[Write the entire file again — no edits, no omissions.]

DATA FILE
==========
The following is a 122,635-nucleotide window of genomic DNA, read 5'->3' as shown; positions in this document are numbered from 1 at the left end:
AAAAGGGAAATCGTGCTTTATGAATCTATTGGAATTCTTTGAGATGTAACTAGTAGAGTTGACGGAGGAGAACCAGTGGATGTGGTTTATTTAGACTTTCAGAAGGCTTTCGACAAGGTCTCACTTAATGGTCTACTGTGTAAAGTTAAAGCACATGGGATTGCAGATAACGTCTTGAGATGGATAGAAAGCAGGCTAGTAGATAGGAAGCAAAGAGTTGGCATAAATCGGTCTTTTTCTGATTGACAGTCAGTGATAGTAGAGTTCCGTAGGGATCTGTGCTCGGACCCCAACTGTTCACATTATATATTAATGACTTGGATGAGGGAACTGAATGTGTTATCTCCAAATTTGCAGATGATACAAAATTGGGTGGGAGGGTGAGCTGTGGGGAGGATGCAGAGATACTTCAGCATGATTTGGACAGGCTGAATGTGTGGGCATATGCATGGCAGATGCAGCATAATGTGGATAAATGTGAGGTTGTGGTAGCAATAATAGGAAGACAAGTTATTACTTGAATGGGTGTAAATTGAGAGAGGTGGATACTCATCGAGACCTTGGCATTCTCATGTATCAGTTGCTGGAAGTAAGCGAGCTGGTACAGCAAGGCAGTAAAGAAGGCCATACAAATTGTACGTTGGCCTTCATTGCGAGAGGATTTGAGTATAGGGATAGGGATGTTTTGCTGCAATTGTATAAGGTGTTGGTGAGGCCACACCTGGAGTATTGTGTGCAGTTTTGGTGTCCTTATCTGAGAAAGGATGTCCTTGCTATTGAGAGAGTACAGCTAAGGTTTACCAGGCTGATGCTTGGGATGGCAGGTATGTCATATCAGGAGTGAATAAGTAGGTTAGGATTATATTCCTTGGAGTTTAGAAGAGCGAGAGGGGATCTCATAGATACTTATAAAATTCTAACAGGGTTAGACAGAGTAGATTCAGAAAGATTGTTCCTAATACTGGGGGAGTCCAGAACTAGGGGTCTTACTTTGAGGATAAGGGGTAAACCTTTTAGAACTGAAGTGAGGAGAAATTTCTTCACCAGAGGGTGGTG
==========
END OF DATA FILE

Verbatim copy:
The following is a 122,635-nucleotide window of genomic DNA, read 5'->3' as shown; positions in this document are numbered from 1 at the left end:
AAAAGGGAAATCGTGCTTTATGAATCTATTGGAATTCTTTGAGATGTAACTAGTAGAGTTGACGGAGGAGAACCAGTGGATGTGGTTTATTTAGACTTTCAGAAGGCTTTCGACAAGGTCTCACTTAATGGTCTACTGTGTAAAGTTAAAGCACATGGGATTGCAGATAACGTCTTGAGATGGATAGAAAGCAGGCTAGTAGATAGGAAGCAAAGAGTTGGCATAAATCGGTCTTTTTCTGATTGACAGTCAGTGATAGTAGAGTTCCGTAGGGATCTGTGCTCGGACCCCAACTGTTCACATTATATATTAATGACTTGGATGAGGGAACTGAATGTGTTATCTCCAAATTTGCAGATGATACAAAATTGGGTGGGAGGGTGAGCTGTGGGGAGGATGCAGAGATACTTCAGCATGATTTGGACAGGCTGAATGTGTGGGCATATGCATGGCAGATGCAGCATAATGTGGATAAATGTGAGGTTGTGGTAGCAATAATAGGAAGACAAGTTATTACTTGAATGGGTGTAAATTGAGAGAGGTGGATACTCATCGAGACCTTGGCATTCTCATGTATCAGTTGCTGGAAGTAAGCGAGCTGGTACAGCAAGGCAGTAAAGAAGGCCATACAAATTGTACGTTGGCCTTCATTGCGAGAGGATTTGAGTATAGGGATAGGGATGTTTTGCTGCAATTGTATAAGGTGTTGGTGAGGCCACACCTGGAGTATTGTGTGCAGTTTTGGTGTCCTTATCTGAGAAAGGATGTCCTTGCTATTGAGAGAGTACAGCTAAGGTTTACCAGGCTGATGCTTGGGATGGCAGGTATGTCATATCAGGAGTGAATAAGTAGGTTAGGATTATATTCCTTGGAGTTTAGAAGAGCGAGAGGGGATCTCATAGATACTTATAAAATTCTAACAGGGTTAGACAGAGTAGATTCAGAAAGATTGTTCCTAATACTGGGGGAGTCCAGAACTAGGGGTCTTACTTTGAGGATAAGGGGTAAACCTTTTAGAACTGAAGTGAGGAGAAATTTCTTCACCAGAGGGTGGTG